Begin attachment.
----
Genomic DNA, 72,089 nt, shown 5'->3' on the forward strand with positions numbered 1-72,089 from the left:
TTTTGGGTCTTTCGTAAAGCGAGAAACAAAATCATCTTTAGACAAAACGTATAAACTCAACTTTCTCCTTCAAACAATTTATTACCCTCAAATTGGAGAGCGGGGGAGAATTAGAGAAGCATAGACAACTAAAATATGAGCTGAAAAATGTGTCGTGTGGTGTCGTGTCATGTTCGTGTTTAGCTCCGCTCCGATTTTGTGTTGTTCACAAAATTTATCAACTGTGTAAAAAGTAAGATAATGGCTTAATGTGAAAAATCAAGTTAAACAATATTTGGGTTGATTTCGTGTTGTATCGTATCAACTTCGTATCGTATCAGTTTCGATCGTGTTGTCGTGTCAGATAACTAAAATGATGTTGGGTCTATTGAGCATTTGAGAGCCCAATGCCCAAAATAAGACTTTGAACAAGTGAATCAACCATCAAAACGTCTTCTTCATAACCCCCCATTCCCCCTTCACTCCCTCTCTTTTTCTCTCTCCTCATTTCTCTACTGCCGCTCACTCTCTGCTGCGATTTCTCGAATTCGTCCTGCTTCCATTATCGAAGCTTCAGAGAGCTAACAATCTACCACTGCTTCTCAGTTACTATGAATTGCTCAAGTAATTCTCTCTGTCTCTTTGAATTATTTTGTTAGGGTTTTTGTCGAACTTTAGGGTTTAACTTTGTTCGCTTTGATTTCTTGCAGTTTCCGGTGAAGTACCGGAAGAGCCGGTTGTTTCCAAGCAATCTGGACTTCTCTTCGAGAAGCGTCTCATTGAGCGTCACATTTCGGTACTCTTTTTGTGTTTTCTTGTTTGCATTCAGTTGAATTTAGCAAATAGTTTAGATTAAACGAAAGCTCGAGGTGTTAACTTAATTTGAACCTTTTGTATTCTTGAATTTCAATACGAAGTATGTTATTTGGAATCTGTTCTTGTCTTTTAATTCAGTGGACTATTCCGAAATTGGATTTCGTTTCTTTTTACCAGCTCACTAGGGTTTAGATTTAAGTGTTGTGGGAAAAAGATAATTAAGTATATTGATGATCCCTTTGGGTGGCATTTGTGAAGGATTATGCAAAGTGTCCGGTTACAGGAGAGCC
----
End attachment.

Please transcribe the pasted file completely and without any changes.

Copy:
Genomic DNA, 72,089 nt, shown 5'->3' on the forward strand with positions numbered 1-72,089 from the left:
TTTTGGGTCTTTCGTAAAGCGAGAAACAAAATCATCTTTAGACAAAACGTATAAACTCAACTTTCTCCTTCAAACAATTTATTACCCTCAAATTGGAGAGCGGGGGAGAATTAGAGAAGCATAGACAACTAAAATATGAGCTGAAAAATGTGTCGTGTGGTGTCGTGTCATGTTCGTGTTTAGCTCCGCTCCGATTTTGTGTTGTTCACAAAATTTATCAACTGTGTAAAAAGTAAGATAATGGCTTAATGTGAAAAATCAAGTTAAACAATATTTGGGTTGATTTCGTGTTGTATCGTATCAACTTCGTATCGTATCAGTTTCGATCGTGTTGTCGTGTCAGATAACTAAAATGATGTTGGGTCTATTGAGCATTTGAGAGCCCAATGCCCAAAATAAGACTTTGAACAAGTGAATCAACCATCAAAACGTCTTCTTCATAACCCCCCATTCCCCCTTCACTCCCTCTCTTTTTCTCTCTCCTCATTTCTCTACTGCCGCTCACTCTCTGCTGCGATTTCTCGAATTCGTCCTGCTTCCATTATCGAAGCTTCAGAGAGCTAACAATCTACCACTGCTTCTCAGTTACTATGAATTGCTCAAGTAATTCTCTCTGTCTCTTTGAATTATTTTGTTAGGGTTTTTGTCGAACTTTAGGGTTTAACTTTGTTCGCTTTGATTTCTTGCAGTTTCCGGTGAAGTACCGGAAGAGCCGGTTGTTTCCAAGCAATCTGGACTTCTCTTCGAGAAGCGTCTCATTGAGCGTCACATTTCGGTACTCTTTTTGTGTTTTCTTGTTTGCATTCAGTTGAATTTAGCAAATAGTTTAGATTAAACGAAAGCTCGAGGTGTTAACTTAATTTGAACCTTTTGTATTCTTGAATTTCAATACGAAGTATGTTATTTGGAATCTGTTCTTGTCTTTTAATTCAGTGGACTATTCCGAAATTGGATTTCGTTTCTTTTTACCAGCTCACTAGGGTTTAGATTTAAGTGTTGTGGGAAAAAGATAATTAAGTATATTGATGATCCCTTTGGGTGGCATTTGTGAAGGATTATGCAAAGTGTCCGGTTACAGGAGAGCC